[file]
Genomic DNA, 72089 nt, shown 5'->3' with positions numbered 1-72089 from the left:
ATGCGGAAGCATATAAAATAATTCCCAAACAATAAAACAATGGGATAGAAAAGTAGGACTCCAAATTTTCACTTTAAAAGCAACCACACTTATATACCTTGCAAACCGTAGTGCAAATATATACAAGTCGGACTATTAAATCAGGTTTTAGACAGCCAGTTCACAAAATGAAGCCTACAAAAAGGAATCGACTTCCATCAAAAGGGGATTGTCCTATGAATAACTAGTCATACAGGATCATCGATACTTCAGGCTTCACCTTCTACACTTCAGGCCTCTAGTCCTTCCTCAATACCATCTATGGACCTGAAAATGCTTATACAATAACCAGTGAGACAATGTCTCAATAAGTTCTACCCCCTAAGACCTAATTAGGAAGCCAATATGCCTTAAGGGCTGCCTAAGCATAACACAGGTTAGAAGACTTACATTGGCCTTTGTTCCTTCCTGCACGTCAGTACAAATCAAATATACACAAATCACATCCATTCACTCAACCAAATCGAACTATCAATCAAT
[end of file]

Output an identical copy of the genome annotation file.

Genomic DNA, 72089 nt, shown 5'->3' with positions numbered 1-72089 from the left:
ATGCGGAAGCATATAAAATAATTCCCAAACAATAAAACAATGGGATAGAAAAGTAGGACTCCAAATTTTCACTTTAAAAGCAACCACACTTATATACCTTGCAAACCGTAGTGCAAATATATACAAGTCGGACTATTAAATCAGGTTTTAGACAGCCAGTTCACAAAATGAAGCCTACAAAAAGGAATCGACTTCCATCAAAAGGGGATTGTCCTATGAATAACTAGTCATACAGGATCATCGATACTTCAGGCTTCACCTTCTACACTTCAGGCCTCTAGTCCTTCCTCAATACCATCTATGGACCTGAAAATGCTTATACAATAACCAGTGAGACAATGTCTCAATAAGTTCTACCCCCTAAGACCTAATTAGGAAGCCAATATGCCTTAAGGGCTGCCTAAGCATAACACAGGTTAGAAGACTTACATTGGCCTTTGTTCCTTCCTGCACGTCAGTACAAATCAAATATACACAAATCACATCCATTCACTCAACCAAATCGAACTATCAATCAAT